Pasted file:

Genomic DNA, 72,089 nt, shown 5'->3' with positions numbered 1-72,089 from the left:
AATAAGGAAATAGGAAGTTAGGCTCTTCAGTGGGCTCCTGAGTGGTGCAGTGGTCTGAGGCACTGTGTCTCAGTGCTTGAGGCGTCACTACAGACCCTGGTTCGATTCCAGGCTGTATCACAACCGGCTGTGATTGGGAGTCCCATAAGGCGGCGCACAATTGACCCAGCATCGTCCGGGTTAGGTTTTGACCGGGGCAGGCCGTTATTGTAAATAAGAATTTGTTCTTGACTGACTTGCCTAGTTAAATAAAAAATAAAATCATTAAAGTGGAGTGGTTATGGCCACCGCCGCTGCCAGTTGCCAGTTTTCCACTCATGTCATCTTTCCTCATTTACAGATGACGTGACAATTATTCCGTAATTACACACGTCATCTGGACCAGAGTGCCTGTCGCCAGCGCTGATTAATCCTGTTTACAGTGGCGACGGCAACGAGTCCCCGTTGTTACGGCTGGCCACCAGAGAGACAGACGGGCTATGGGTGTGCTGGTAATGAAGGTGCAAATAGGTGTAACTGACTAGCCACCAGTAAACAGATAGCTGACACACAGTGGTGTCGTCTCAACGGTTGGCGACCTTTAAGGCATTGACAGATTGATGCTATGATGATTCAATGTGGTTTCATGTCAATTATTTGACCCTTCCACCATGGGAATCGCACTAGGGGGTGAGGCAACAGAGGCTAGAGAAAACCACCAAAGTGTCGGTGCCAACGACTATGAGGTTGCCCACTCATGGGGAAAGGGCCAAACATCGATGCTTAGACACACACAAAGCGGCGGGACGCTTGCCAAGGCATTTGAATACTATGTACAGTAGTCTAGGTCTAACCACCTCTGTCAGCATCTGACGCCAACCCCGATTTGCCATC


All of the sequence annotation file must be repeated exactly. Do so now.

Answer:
Genomic DNA, 72,089 nt, shown 5'->3' with positions numbered 1-72,089 from the left:
AATAAGGAAATAGGAAGTTAGGCTCTTCAGTGGGCTCCTGAGTGGTGCAGTGGTCTGAGGCACTGTGTCTCAGTGCTTGAGGCGTCACTACAGACCCTGGTTCGATTCCAGGCTGTATCACAACCGGCTGTGATTGGGAGTCCCATAAGGCGGCGCACAATTGACCCAGCATCGTCCGGGTTAGGTTTTGACCGGGGCAGGCCGTTATTGTAAATAAGAATTTGTTCTTGACTGACTTGCCTAGTTAAATAAAAAATAAAATCATTAAAGTGGAGTGGTTATGGCCACCGCCGCTGCCAGTTGCCAGTTTTCCACTCATGTCATCTTTCCTCATTTACAGATGACGTGACAATTATTCCGTAATTACACACGTCATCTGGACCAGAGTGCCTGTCGCCAGCGCTGATTAATCCTGTTTACAGTGGCGACGGCAACGAGTCCCCGTTGTTACGGCTGGCCACCAGAGAGACAGACGGGCTATGGGTGTGCTGGTAATGAAGGTGCAAATAGGTGTAACTGACTAGCCACCAGTAAACAGATAGCTGACACACAGTGGTGTCGTCTCAACGGTTGGCGACCTTTAAGGCATTGACAGATTGATGCTATGATGATTCAATGTGGTTTCATGTCAATTATTTGACCCTTCCACCATGGGAATCGCACTAGGGGGTGAGGCAACAGAGGCTAGAGAAAACCACCAAAGTGTCGGTGCCAACGACTATGAGGTTGCCCACTCATGGGGAAAGGGCCAAACATCGATGCTTAGACACACACAAAGCGGCGGGACGCTTGCCAAGGCATTTGAATACTATGTACAGTAGTCTAGGTCTAACCACCTCTGTCAGCATCTGACGCCAACCCCGATTTGCCATC